The Dads for Life Resource Team explores one of the many success stories that the Fathers@Schools programme has borne. Anglo Chinese School’s (Barker Road) Dads for Life programme co-ordinator Mrs Janet Ong reveals what gives the programme its impact and value for the students and dads in her school.
Over the last four years, ACS (Barker) has promoted Dads for Life@Barker intentionally, knowing that raising a teenage boy is never easy in our fast-paced society and dads play an important part in the lives of their sons.
This year, through online means and word of mouth, fathers were inspired, mobilized and involved to become good influences in the lives of their children/sons … for life.
ACS (Barker) rode on the Dads for Life initiative to engage dads and their children in a car decals creative activity. 1000 Dads-for-life car decals were distributed to students, staff and parents of ACS(BR). The idea was to set out to win as many weekly prizes in the Dads for Life Great Wall of Dads contest as we could, as we saw it as an activity which would help our young men bond with their fathers.
Our students were challenged to work with their fathers to come up with as many unique images as possible using the car decals. Our goal was to utilize whatever winnings we had from the contests to further bless others far and near.
The initial excitement was to win over $1500 worth of Ikea furniture vouchers so that Lee Ah Mooi Old Age Home could benefit from the delivery of new tables and chairs from Ikea. However, that did not materialize as there were only 4 best weekly entries and two consolation prizes. Nonetheless, we used whatever winnings we had to buy items for another group of beneficiaries – the 4-Square orphanage and some villages in Cambodia.
For many years, the school had been involved in an annual 5-day Father-and-Son OCIP trip to Cambodia. During the trip, many sons saw how their fathers worked to bring about significant improvements amongst the Cambodians and those less fortunate than themselves. It was an eye-opening experience for the Father-and-Son pairs in more ways than one. Not only did they share in blessing the Cambodians, they also bonded as fathers and sons as they went through the experience together.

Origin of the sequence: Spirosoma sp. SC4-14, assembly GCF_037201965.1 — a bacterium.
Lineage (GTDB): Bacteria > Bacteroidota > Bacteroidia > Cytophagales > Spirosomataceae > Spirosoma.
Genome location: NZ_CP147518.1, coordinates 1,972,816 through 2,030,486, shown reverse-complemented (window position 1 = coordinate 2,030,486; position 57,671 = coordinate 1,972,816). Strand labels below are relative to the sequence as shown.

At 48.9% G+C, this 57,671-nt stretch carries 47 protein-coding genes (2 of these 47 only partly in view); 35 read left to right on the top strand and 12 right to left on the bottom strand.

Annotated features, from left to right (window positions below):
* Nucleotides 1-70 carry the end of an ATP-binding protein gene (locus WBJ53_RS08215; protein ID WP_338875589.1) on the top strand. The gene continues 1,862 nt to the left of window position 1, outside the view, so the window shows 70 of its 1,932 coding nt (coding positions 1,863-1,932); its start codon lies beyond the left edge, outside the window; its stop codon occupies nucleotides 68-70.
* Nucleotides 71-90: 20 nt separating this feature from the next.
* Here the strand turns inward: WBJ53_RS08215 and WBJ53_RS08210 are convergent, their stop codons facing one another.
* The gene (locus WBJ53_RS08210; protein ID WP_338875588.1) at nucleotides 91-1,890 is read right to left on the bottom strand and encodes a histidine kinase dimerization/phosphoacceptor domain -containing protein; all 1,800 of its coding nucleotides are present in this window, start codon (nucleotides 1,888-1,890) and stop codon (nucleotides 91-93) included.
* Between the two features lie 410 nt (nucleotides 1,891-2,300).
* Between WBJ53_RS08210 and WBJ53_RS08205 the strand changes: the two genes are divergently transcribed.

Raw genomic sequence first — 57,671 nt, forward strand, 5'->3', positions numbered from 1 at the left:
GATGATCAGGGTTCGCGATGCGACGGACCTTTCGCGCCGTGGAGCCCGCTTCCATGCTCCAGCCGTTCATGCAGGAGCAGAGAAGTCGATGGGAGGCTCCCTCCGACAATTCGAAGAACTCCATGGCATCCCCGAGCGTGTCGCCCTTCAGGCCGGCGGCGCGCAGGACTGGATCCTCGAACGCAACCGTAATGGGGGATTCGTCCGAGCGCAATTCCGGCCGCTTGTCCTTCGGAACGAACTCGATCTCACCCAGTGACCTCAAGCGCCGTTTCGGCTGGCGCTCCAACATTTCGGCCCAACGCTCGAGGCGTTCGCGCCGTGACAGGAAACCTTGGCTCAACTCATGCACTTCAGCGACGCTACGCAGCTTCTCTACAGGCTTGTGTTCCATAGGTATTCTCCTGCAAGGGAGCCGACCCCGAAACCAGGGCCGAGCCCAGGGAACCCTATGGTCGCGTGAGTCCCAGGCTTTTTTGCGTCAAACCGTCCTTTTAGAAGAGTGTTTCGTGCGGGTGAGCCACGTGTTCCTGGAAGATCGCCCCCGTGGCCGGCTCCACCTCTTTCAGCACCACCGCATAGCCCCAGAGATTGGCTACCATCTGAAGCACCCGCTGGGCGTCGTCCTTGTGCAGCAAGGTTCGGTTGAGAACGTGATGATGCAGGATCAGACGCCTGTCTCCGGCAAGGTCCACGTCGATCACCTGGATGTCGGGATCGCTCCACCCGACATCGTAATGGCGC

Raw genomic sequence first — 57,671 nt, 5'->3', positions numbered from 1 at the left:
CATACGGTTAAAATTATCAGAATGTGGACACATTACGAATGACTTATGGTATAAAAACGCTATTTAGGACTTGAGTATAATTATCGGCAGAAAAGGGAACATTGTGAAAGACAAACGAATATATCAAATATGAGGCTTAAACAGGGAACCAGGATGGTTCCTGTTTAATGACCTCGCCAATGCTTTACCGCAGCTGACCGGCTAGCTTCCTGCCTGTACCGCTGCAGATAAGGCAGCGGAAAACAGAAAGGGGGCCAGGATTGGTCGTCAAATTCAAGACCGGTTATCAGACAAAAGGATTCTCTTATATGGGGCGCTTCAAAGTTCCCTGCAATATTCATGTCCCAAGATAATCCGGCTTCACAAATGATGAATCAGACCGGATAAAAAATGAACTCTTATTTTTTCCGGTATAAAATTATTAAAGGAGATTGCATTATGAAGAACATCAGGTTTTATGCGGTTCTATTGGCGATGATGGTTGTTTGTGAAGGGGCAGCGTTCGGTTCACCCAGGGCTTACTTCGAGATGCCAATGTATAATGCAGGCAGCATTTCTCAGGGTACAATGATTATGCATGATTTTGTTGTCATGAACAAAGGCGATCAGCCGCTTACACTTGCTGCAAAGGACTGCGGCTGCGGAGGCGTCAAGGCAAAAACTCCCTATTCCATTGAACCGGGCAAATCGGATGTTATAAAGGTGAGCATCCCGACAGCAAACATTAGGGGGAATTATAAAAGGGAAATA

As the Dads-for-Life@Barker co-ordinator, I feel that I have gained much when I see the boys growing closer to their dads through these activities. I find it a privilege to be involved in the programme. The experience is both humbling and empowering.
|OCIP annual trip to Cambodia for
father-son pairs to bond.
|Janet Ong and her colleague giving out
Dads for Life goodie packs to father-
son pairs from the new Sec. 1 intake.
The Dads for Life Resource Team also spoke to two dads of ACS boys to capture their thoughts on how they have been able to be a part of their sons’ lives in school, and what they have seen in the process.
Dad of two ACS boys in Secondary One and Secondary Three, Jeremy Tan, shared that he enjoyed one of the Father and Son trips to Cambodia. Jeremy said, “These trips are especially valuable for character building, and as a dad, I see them as a way to prepare our sons for service to others and to those in need.
Personally, going on this trip with my older son brought us closer. Physically working side by side, we gained insights into each other.
Jeremy is also active in supporting his sons’ school sporting endeavors. “We get to see a certain side of our sons, especially in sports,” he said. The benefit is not just witnessing them in person, as he reveals a community of dads that forms among the supportive dads.
For instance, when Jeremy is unable to be at a particular game, he says, “You can always count on other dads to give you insights on how your son is performing on the field, especially in pressure situations.”
The presence of the dads also enables the boys to develop a healthy approach to sports and life. “Whenever any of the boys lose their cool on the field, the dads can be there to offer perspective and support as the boys mature,” he said.
Another ACS dad is Alain Chan. His experience includes coaching boys for entry level competition. He finds that having the dads around cheering for the kids and volunteering to help in sports activities is a positive thing.
“The school does support and have an open concept in allowing parents to bond with their children,” Alain reveals. This encourages dads’ involvement, and allows dads to be able to identify what their sons are going through in school, as well as get to know their friends, what they like, and dislike.
“To be able to see them in school and see them address their challenges and teachers, and play a part in their growing up (in the context of school), and they know that their parents are there to support them. It makes for stronger connections between fathers and sons.”
To Alain, this understanding extends through the teen years, for instance through the sharing and recollection of milestones. These things help to forge the relationship between father and son. “You are there, involved in shaping them and helping them to grow. That is my greatest joy and deepest takeaway,” an appreciative Alain reflects.
About the Author: The Dads for Life Resource Team comprises local content writers and experts, including psychologists, counsellors, educators and social service professionals, dedicated to developing useful resources for dads.